This article originally appeared on VICE France.
On my first day of school, a helicopter landed on the lawn outside the sports stadium. The son of a famous French film producer hopped out as if it were the most normal thing in the world. A few moments later, a bright yellow Hummer showed up, delivering the son of a Turkish hotel magnate.
I’m from a village near Paris, and my ride wasn’t quite as glamorous – Mum’s Renault Clio. After a chaotic first year of high school, my parents decided to send me to École des Roches in northern France, the fanciest boarding school in the country with fees of €20,000 (around £18,000) a year. My family is upper-middle-class, but my private education was still very expensive for them. They saw it as an investment in my future after I’d been bullied at a public school.
In my first term, I felt like a fish out of water. Everything seemed impressive to me: the old buildings, the beautiful Normandy countryside and the houses that the students were divided into, each with its own coat of arms. The 60-hectare campus was so vast that some students had to take a bus to get to class. There were tennis courts, a swimming pool, a theatre and a go-kart track. You could go horse-riding and take aviation classes.
I’d found myself in one of the most luxurious and elitist schools in the world. People would ask who your parents were before they asked your own name. Rich kids from all corners of the globe were sent to École des Roches to learn about French culture. In the classroom, you could hear Chinese, Arabic and Russian. Despite the elitism, I appreciated having access to this multicultural high-class world.
Just like many kids with boring parents – my dad is a business owner and my mum a doctor – I made up stories about my family, and became the son of a big fashion designer. Other middle-class students invented even bigger lies just to fit in.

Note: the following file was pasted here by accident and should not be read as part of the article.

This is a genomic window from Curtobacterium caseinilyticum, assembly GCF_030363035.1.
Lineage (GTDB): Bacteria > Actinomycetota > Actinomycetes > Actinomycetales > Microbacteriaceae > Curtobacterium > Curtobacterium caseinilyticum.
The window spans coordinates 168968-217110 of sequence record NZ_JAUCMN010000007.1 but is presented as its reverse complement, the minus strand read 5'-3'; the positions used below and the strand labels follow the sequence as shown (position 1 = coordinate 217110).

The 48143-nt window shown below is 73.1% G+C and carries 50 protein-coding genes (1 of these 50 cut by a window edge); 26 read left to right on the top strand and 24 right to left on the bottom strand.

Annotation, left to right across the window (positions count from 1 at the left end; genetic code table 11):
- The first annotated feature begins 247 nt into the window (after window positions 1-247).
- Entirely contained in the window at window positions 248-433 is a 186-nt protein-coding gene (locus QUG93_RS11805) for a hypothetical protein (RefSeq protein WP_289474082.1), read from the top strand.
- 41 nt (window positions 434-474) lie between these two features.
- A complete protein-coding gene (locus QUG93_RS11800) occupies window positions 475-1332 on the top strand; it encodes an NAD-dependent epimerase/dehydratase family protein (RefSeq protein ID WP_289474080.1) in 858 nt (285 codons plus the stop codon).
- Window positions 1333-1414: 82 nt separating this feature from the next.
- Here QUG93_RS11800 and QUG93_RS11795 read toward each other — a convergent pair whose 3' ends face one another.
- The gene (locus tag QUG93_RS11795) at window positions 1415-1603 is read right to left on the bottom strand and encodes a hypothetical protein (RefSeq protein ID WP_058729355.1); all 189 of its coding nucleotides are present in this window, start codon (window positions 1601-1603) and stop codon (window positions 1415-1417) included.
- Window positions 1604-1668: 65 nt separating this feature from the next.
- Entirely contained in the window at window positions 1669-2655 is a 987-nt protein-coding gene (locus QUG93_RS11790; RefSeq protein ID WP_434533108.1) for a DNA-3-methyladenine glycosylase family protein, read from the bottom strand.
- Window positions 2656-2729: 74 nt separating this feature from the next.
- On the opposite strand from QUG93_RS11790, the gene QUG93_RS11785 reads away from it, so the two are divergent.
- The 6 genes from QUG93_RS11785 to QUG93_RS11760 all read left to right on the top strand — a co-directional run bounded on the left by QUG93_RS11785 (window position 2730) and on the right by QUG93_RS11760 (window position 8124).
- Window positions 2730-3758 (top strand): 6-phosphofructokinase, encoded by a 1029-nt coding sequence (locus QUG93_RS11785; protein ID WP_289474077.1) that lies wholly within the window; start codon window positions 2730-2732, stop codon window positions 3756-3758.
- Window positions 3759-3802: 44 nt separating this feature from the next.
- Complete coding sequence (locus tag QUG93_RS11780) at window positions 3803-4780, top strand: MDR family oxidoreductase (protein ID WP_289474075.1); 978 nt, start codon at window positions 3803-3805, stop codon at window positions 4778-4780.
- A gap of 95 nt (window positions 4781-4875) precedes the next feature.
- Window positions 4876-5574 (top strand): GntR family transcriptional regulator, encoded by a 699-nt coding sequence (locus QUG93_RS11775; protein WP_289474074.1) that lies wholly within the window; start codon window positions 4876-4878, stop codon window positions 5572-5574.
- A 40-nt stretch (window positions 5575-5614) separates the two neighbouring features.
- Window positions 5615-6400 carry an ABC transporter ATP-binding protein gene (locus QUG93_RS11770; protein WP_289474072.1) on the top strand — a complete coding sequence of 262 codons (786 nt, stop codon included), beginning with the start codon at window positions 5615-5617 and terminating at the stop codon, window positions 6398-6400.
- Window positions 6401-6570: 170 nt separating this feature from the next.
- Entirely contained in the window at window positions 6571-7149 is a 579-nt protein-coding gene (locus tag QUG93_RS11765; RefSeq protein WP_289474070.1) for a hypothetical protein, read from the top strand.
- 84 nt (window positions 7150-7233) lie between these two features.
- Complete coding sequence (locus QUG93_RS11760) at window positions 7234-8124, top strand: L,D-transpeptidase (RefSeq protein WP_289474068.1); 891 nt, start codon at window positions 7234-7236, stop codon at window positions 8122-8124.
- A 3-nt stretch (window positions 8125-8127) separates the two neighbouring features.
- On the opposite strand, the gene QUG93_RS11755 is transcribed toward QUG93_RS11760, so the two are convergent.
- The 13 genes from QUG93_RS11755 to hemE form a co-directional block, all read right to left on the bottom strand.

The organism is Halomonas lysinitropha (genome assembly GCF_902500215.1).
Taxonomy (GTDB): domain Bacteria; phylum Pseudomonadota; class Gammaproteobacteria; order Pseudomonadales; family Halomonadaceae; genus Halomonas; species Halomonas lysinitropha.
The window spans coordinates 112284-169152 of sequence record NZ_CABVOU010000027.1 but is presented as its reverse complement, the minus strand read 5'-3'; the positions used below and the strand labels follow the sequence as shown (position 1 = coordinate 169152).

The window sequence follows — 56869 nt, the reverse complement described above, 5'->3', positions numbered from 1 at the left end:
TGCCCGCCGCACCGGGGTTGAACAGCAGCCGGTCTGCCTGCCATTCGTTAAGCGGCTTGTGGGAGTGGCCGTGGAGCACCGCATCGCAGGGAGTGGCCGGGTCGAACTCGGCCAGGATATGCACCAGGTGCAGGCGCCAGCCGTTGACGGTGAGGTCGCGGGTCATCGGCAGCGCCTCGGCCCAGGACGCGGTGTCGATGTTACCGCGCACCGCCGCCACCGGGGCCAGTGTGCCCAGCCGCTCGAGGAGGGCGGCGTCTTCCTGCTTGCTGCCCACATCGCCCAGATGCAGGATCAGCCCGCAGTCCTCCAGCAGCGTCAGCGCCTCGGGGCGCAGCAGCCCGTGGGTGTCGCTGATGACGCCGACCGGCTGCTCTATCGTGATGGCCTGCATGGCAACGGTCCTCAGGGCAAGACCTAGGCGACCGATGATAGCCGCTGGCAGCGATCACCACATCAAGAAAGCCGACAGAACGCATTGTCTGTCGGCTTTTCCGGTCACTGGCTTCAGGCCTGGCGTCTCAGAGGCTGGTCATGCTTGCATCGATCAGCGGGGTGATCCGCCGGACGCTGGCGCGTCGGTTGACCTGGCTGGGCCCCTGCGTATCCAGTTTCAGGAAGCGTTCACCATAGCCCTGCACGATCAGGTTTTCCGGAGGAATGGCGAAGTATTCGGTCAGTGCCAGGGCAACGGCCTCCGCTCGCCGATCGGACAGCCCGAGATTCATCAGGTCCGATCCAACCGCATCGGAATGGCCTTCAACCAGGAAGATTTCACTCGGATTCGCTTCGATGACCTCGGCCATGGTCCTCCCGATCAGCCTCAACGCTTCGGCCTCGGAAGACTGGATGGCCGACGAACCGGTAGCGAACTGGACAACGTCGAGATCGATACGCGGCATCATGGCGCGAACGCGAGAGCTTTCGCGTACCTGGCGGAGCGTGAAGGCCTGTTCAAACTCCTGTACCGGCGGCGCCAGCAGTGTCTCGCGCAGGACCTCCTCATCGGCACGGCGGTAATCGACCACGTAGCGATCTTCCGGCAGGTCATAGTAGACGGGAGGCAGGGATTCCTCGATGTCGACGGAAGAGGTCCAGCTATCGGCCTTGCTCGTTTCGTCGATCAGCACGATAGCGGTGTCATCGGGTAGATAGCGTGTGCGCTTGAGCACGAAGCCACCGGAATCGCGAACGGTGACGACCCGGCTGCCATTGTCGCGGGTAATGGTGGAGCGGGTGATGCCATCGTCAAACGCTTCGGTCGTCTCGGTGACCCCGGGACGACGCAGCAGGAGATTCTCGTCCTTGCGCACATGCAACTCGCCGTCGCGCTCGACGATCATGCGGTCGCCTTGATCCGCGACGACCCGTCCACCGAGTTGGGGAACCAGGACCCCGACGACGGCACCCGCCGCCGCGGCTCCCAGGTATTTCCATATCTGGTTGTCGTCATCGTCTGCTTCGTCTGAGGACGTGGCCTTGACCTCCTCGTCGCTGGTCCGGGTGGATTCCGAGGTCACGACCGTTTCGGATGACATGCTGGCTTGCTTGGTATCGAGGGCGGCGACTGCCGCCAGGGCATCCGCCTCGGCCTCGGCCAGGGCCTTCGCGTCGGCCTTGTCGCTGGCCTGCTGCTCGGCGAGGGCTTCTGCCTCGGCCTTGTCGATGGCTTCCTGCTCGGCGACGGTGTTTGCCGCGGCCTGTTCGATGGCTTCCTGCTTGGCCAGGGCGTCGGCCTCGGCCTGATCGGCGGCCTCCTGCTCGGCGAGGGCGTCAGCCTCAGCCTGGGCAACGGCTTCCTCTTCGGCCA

Bit by bit, I learned how to live in this world – what brands to wear, the names of fashionable ski resorts and cafes. I got to know the children of dictators, pimps and famous actors. Half-way through year eight, the son of an African dictator in my house suddenly disappeared. A coup attempt was underway in his home country and in the evening, we saw his fellow citizens being massacred on the news. A year later, more kids arrived from this country on the brink of collapse, Louis Vuitton suitcases in hand.
Money was everywhere. One evening, our heads of houses called a meeting because they’d found a bundle of cash containing a few thousand Euros. At 13, I didn’t raise an eyebrow at this news. But as time went on, the obscene displays of wealth got on my nerves. Money determined who you’d be friends with and who you’d hook up with. People would come up to you and check the label on your shirt, making it hard to fit in if you didn’t have the same extreme wealth.
I was in that bubble for three years. Growing up, I understood that most of these kids had been sent to boarding school because their parents were too important to look after their own offspring. A friend of mine used to spend the holidays with a host family instead of his own.
And of course, many rich kids have the same issues as kids from poor families: neglectful parents, drug problems and depression. The difference is they have their bank accounts to make up for it. In year eight, several friends came close to overdosing after downing a dozen antidepressants. The staff found out about this after someone became unconscious in class. If they hadn’t had their stomachs pumped, they’d be dead.
Most students went home on weekends and would take a bus back to school on Sunday night from Paris. The atmosphere was pretty dismal – no one spoke and most people had a solemn look on their faces. On one of these depressing evenings, a student went into an alcohol-induced coma not long after we’d left Paris. I saw her again a few years later on TV in a French reality TV show similar to Big Brother, called Secret Story.
The boredom coupled with École des Roches’ absurd rules prompted us to misbehave more and more creatively. One of my friends specialised in shitting out of our bedroom window, or writing his name on the walls with a small piece of poop he had carefully collected. I have other more fond memories though – my first kiss in the school fields and my first cigarette, smoked in the attic of my house in the middle of the night.
But being constantly surrounded by extreme wealth from a young age is incredibly unhealthy. You grow up thinking money is of no value, because you see it everywhere. You start thinking being poor is not having Gucci shoes, without realising that they represent a month’s salary to some people.
École des Roches left me completely unprepared for the outside world. My school friends have gone in very different directions – one is enrolled in the Israeli army, another opened a luxury resort with his parents’ money and became an actor. So far, things have worked out OK for me too, but no matter how much money I make, I’d never send my own kids to École des Roches.